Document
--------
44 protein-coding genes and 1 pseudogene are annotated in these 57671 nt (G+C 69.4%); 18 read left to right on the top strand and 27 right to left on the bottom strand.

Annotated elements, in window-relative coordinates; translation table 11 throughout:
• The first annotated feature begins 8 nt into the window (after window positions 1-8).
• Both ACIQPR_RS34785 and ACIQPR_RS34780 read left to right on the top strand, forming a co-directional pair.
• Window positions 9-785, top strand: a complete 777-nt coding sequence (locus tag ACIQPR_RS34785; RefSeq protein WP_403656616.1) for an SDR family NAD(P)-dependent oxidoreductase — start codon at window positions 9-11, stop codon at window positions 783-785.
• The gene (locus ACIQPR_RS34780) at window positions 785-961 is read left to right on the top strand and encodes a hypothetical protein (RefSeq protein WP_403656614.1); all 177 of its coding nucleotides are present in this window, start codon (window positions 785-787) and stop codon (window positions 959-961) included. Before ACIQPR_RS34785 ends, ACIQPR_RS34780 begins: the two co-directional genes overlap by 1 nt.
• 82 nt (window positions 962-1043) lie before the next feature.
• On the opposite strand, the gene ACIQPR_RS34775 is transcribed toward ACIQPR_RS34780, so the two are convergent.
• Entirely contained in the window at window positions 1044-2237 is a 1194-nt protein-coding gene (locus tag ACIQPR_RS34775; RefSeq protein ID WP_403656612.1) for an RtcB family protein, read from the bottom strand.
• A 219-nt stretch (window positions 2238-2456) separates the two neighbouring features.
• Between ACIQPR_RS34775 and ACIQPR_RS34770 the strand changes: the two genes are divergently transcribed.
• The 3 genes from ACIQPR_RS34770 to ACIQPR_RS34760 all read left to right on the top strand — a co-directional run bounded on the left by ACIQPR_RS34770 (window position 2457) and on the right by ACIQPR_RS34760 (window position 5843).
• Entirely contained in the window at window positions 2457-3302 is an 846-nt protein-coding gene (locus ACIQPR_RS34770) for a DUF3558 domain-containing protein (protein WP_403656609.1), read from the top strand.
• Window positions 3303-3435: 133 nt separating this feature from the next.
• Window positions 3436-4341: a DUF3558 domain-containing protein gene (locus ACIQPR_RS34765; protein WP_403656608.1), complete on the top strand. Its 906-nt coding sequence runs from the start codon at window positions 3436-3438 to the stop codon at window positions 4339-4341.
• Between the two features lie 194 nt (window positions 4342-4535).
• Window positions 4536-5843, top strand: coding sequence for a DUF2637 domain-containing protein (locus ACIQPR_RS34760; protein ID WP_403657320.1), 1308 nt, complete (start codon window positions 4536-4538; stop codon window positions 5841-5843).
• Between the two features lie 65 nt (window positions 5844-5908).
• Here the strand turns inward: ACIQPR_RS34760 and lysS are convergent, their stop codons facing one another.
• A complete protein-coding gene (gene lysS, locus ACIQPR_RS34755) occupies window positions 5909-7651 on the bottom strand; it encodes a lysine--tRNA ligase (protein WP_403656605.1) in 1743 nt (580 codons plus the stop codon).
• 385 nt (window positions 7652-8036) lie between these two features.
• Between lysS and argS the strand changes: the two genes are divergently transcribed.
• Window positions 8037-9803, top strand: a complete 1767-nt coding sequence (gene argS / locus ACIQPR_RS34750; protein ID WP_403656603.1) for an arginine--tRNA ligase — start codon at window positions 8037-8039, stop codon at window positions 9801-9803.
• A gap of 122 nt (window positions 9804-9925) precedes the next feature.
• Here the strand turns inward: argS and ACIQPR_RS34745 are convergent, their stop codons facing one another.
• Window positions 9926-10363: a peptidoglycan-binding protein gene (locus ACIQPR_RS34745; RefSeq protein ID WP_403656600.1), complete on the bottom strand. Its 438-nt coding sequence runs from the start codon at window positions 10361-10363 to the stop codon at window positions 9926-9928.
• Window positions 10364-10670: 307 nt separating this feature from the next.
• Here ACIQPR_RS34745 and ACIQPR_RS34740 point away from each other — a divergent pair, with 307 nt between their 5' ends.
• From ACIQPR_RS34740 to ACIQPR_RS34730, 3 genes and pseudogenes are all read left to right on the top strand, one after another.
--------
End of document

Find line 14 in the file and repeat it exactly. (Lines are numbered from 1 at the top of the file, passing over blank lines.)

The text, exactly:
• Window positions 3303-3435: 133 nt separating this feature from the next.